PS--The photo above is not from this airstrike, but one last year. I can assure you there were plenty of images to choose from.
More later. For now, please read:
U.S. Airstrike Kills 8 Civilians in Iraq
BAGHDAD — Iraqi officials said an American helicopter strike on Thursday killed eight civilians including two children and an elderly man during an assault near the northern Iraqi town of Baiji.
American officials confirmed that two children had died in an American assault on Sunni insurgent suspects in the area and expressed regret. Iraqi officials, however, said the incident was likely to stoke anti-American resentment.
An Iraqi police official in Salahuddin Province said the American forces were carrying out an air assault in al-Mazraa village, near Baiji. He cited police officials in the village who said that the people were shot from the air while running away.
The American military said the dead civilians were two children traveling in a car used by suspected insurgents who showed “hostile intent.”
In a statement the military said it has begun an investigation, but said the targets of the operation were “known terrorists” and accused them of hiding behind civilians, “thereby endangering others around them.”
It said the deaths happened during a raid on fighters belonging to Al Qaeda in Mesopotamia, the Sunni insurgent group in Iraq that American intelligence officials have said is led by foreigners.
The American military statement said that the suspects targeted had been operating a weapons storage facility and were believed to be associated with a suicide bombing network, and a senior Qaeda “facilitator” who helped foreign fighters in Iraq.
“Unfortunately, two children were killed when the other occupants of the vehicle in which they were riding exhibited hostile intent,” said the American statement, which was released in Baghdad.
Col. Mudhir al-Qaysi, of the Baiji police, said: “Baiji policemen went to the scene and found the killed family unarmed, and the bodies were burned and torn apart.”
Colonel Qaysi said the actions would reinforce the negative image of American forces locally. “The scene of the bodies is ugly and these acts are unacceptable,” he said. “We were hoping that the American army would seek to improve its image after many crimes carried out by its soldiers in Iraq.”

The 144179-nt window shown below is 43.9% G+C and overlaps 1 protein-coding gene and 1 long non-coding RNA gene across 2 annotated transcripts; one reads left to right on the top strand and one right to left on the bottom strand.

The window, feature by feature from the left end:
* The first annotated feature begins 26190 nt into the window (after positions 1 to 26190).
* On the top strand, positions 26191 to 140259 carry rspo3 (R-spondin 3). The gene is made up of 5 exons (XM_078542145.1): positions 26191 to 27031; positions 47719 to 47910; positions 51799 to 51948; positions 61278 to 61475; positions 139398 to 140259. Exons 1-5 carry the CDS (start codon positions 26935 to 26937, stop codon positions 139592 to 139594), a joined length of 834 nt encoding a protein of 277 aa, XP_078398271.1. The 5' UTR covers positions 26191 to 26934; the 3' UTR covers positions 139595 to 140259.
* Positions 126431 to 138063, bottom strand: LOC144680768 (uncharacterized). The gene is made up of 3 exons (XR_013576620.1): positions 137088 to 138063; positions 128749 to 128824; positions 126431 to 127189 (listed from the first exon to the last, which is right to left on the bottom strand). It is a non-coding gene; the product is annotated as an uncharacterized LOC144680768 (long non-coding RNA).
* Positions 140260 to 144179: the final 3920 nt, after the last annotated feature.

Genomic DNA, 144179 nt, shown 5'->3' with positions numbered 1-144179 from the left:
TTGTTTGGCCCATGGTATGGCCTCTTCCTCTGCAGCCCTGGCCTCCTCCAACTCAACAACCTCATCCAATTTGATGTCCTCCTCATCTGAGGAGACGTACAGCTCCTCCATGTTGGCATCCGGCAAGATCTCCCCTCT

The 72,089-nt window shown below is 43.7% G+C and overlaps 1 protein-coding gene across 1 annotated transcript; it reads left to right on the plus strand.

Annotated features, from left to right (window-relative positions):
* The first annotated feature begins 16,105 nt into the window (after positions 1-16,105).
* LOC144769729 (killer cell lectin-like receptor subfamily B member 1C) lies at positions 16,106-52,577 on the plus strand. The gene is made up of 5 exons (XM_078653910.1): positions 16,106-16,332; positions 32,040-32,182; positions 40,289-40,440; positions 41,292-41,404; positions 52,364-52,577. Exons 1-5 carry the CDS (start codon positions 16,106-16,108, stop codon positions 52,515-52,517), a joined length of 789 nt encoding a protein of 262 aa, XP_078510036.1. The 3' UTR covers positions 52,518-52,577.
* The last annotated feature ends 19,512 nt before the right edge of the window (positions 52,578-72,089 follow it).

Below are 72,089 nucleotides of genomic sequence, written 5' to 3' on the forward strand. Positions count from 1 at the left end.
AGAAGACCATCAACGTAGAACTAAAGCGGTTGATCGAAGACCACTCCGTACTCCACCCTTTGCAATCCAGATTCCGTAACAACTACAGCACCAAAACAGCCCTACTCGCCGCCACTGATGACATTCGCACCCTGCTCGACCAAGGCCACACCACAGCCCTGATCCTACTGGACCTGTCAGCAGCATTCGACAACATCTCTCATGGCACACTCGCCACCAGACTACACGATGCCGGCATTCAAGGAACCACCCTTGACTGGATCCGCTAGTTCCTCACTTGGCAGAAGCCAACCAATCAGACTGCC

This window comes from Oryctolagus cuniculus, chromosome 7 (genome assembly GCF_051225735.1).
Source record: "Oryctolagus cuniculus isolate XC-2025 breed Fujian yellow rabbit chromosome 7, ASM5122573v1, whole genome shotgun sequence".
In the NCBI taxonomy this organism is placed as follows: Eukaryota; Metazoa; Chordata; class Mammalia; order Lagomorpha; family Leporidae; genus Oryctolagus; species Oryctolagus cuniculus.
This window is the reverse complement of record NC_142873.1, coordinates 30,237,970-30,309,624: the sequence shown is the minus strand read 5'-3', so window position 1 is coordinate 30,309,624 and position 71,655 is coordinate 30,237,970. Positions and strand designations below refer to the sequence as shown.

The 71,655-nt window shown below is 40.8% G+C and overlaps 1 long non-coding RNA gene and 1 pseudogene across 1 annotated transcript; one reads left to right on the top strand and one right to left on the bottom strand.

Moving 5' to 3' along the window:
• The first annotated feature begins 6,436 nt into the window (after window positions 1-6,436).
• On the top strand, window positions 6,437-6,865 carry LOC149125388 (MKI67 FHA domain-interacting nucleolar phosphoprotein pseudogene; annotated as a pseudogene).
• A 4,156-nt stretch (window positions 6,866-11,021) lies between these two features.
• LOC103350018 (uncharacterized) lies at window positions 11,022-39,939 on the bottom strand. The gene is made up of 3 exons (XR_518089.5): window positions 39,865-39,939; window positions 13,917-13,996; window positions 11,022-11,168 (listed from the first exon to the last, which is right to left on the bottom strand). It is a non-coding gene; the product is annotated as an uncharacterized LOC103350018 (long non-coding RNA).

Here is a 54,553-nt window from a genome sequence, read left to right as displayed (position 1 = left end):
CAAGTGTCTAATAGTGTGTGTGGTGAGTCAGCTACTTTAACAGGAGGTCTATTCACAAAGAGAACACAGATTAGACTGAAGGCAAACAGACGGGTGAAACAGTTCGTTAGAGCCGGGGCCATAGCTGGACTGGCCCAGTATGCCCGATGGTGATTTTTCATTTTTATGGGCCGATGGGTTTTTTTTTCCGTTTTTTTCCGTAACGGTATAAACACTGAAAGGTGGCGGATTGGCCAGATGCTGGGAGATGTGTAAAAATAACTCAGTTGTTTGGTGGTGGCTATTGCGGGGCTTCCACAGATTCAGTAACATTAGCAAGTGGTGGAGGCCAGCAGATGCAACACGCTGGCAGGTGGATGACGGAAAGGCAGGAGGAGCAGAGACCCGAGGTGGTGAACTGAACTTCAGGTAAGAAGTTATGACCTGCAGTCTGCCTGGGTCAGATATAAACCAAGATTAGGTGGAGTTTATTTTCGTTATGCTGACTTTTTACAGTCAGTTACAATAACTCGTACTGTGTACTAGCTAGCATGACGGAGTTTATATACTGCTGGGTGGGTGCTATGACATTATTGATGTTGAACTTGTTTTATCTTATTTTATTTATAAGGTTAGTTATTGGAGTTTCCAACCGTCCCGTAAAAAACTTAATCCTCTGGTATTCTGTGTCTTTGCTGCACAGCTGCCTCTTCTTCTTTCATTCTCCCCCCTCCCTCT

The deaths came only days after widespread anger in Iraq over the admission that an American sniper used a Koran as target practice near Baghdad.
American military officials say the sniper was disciplined and removed from Iraq but the Iraqi cabinet called for him to be prosecuted.
President Bush made a personal apology to Iraq’s prime minister, Nuri Kamal al-Maliki.
After the Baiji incident Col. Jerry O’Hara, an American military spokesman, said that the American-led coalition “sincerely regrets when any innocent civilians are injured that result from terrorist locating themselves in and around them. We take every precaution to protect innocent civilians and engage only hostile threats.”
The deaths follow a similar incident south of Mosul on May 10 in which American-led forces, targeting aides of what the Americans called a Qaeda foreign facilitator, opened fire on a suspect’s vehicle.
American officials said their soldiers fired three warning shots then opened fire when the driver refused to stop and they saw one man making “threatening movements.”
The shots killed a woman and child, as well as two armed men inside the vehicle. On that occasion the American military also expressed regret for the death of innocent civilians “during our operations to rid Iraq of terrorists.”
Update: Other People's Money One of the mysteries of the Iraq war is how little reaction there has been, in Congress and among the American people at large, to the incredible corruption and waste of taxpaper's money (not to mention waste of lives) that the war in Iraq represents. One of the leading reporters on that story has been my friend and colleague James Glanz, who reports on this once again in today's New York Times. In a piece entitled "Iraq Spending Ignored Rules, Pentagon Says," Glanz notes that an audit of $8.2 billion in taxpaper spending found that almost none of those outlays followed spending rules and that much of it was not accounted for. Few seem to give these kinds of stories more than a blink of an eye, even though we are constantly being told that there is not enough money for schools, transport, Medicare, etc. etc. War spending would seem to be a sacred cow, even in a nation where 2/3 of the population thinks the war in Iraq is a mistake. The lack of reaction reflects a strange passivity in a population that certainly is opinionated enough on any other subject you can name.